The morning after Democrat Doug Jones' stunning victory over Republican Roy Moore in the special election for Alabama's Senate seat, Rep. Peter King (R-N.Y.) came out swinging against Stephen Bannon, the chairman of Breitbart News and former White House chief strategist. Bannon stumped hard for Moore, especially in the campaign's waning days, as part of his "war" on the GOP establishment.

"This guy does not belong on the national stage. He looks like some disheveled drunk that wandered onto the political stage," King said of Bannon, speaking to CNN's Chris Cuomo. A blinking Cuomo sat in silence as King ripped into Bannon before finally interjecting: "Peter King, I know where you're from and I know you like to knuckle up every now and then, but did you just call Steve Bannon a disheveled drunk?" King replied, "No, very precise — I said he looks like one."

Aesthetics aside, King said that he didn't take nearly as much of an issue with Bannon's politics as he did his morals — or lack thereof. "He's not representing what I stand for," King said. He also claimed that Tuesday's election results were "a revulsion by people at [Bannon's] style, at his type of divisive views," adding that Bannon "encourages racial division." In a tweet earlier Wednesday, King again ripped Bannon as "morally vacuous":

While Bannon may the scapegoat de jour for Republicans like King — who were reluctant to support a candidate accused of sexually assaulting teenagers — people in the White House apparently blame Senate Majority Leader Mitch McConnell (R-K.Y) for Moore's loss. Kelly O'Meara Morales

10:07 a.m. ET

Former Apprentice villain Omarosa Manigault Newman will reportedly leave her role as President Trump's director of communications for the Office of Public Liaison next month to "pursue other opportunities," the White House said Wednesday.

Manigault Newman's role in the White House has always been a bit befuddling, even to insiders. Formerly the Trump campaign's director of African-American outreach, Manigault Newman's White House tenure was most famously marked by when she brought "members of her 39-person bridal party to 1600 Pennsylvania Avenue for an extended wedding photo shoot," Politico reports. (She was banned from posting the photos.)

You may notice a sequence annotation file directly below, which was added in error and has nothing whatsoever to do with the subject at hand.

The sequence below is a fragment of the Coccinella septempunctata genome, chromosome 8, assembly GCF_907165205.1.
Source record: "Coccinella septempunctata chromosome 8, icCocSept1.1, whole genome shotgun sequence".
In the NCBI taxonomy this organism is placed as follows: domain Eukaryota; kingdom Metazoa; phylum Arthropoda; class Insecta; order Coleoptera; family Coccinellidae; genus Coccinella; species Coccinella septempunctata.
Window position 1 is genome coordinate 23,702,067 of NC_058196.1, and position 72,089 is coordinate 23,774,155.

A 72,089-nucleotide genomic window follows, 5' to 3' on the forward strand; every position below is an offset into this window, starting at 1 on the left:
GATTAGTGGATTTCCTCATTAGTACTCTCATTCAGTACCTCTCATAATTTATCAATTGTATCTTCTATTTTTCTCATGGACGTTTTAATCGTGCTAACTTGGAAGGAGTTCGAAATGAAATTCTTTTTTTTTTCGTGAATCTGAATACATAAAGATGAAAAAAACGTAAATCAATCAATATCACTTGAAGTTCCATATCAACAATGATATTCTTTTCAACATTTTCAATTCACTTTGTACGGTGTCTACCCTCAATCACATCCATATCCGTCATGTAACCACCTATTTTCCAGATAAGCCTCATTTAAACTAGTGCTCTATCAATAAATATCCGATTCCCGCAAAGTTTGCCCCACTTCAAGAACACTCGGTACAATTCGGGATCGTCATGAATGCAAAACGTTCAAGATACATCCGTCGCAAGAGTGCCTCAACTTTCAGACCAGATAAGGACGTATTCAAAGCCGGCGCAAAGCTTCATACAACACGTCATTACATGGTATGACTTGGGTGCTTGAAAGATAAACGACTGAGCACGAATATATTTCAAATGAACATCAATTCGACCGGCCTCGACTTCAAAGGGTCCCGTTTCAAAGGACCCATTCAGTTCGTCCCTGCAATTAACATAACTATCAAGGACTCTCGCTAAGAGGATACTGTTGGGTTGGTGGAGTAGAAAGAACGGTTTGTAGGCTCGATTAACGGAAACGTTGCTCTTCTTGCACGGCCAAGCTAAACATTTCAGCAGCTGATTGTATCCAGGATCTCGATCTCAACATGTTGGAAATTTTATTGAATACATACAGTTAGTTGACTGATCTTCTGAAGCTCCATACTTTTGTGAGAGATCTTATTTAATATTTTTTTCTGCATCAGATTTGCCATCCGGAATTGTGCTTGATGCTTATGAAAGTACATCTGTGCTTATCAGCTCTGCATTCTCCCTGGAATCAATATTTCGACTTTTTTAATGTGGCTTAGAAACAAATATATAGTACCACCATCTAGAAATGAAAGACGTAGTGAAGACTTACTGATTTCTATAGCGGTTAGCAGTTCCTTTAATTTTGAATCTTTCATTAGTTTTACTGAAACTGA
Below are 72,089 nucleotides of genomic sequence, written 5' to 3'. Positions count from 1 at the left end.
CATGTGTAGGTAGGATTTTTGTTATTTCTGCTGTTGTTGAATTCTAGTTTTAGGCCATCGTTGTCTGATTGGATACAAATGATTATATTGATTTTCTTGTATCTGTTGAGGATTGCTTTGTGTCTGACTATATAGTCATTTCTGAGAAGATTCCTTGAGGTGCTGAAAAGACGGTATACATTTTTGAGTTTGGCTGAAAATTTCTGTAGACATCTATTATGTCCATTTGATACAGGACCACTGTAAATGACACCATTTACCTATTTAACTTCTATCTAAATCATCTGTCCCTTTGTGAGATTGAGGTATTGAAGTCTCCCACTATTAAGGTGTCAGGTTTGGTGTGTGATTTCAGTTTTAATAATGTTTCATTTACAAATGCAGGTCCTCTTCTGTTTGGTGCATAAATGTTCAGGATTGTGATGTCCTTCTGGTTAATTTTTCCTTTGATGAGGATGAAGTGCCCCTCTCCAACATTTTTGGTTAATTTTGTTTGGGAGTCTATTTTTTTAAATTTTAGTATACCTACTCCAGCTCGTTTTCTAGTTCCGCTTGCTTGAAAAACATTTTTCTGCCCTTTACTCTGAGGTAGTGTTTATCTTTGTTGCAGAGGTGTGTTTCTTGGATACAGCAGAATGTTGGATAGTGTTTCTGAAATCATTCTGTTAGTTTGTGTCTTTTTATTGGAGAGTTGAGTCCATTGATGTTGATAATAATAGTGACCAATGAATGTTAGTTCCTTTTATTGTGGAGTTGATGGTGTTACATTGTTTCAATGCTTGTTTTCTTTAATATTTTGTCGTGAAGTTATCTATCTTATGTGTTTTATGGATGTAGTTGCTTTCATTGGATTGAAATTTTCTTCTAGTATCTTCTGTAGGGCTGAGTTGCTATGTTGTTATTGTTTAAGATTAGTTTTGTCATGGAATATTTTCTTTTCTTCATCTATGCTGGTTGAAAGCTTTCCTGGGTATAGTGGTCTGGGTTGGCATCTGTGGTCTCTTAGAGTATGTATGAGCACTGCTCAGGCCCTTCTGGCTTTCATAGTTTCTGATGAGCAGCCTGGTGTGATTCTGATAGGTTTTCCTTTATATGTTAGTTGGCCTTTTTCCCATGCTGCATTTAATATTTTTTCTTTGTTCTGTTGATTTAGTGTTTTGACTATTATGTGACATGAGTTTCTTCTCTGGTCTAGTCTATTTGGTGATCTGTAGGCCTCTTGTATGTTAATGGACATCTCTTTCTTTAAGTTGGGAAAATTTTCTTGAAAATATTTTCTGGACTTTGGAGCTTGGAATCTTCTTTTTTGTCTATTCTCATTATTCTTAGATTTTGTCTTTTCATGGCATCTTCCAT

While unconfirmed, April Ryan, the White House correspondent for American Urban Radio Networks, reported Manigault Newman left in true former-reality-TV-star fashion:

The Office of the Public Liaison — which works to promote the president's agenda — had "no organization, no calendar, nothing," as one staffer told Politico. Even White House Press Secretary Sarah Huckabee Sanders has admitted that "it's pretty safe to say the early months were not as smooth as they could have been." The Associated Press adds that "Manigault Newman's decision comes at the start of what's expected to be a round of departures heading into the new year." Jeva Lange

9:40 a.m. ET

Democrat Doug Jones defeated Republican Roy Moore in Alabama's special Senate election Tuesday night, becoming the first Democrat to win an upper-chamber seat in the Yellowhammer State in 25 years. Jones' triumph came as a shocker in the solidly red state, where the national Democratic Party deployed a massive turnout operation to squeeze out the diverse voters necessary to propel the former prosecutor to office.

For those waking up in Alabama on Wednesday morning, local papers had a variety of stark reactions to the state's newest senator. Take a tour of a few front pages below — or see more via the Newseum here. Kimberly Alters

8:56 a.m. ET

Democrat Doug Jones' victory in Alabama on Tuesday night represents a stunning blow to President Trump, who won the state by nearly 28 points last November. Trump's favorite television program, though, is giving Republican Roy Moore's bruising loss in the Yellowhammer State the kind of spin that could give you whiplash: "This was not a referendum on Trump," one host suggested Wednesday morning. "I feel like it was a referendum on Harvey Weinstein."

Nobody else did:

It all goes to show that not everyone can be Kellyanne Conway. Watch the clip below. Jeva Lange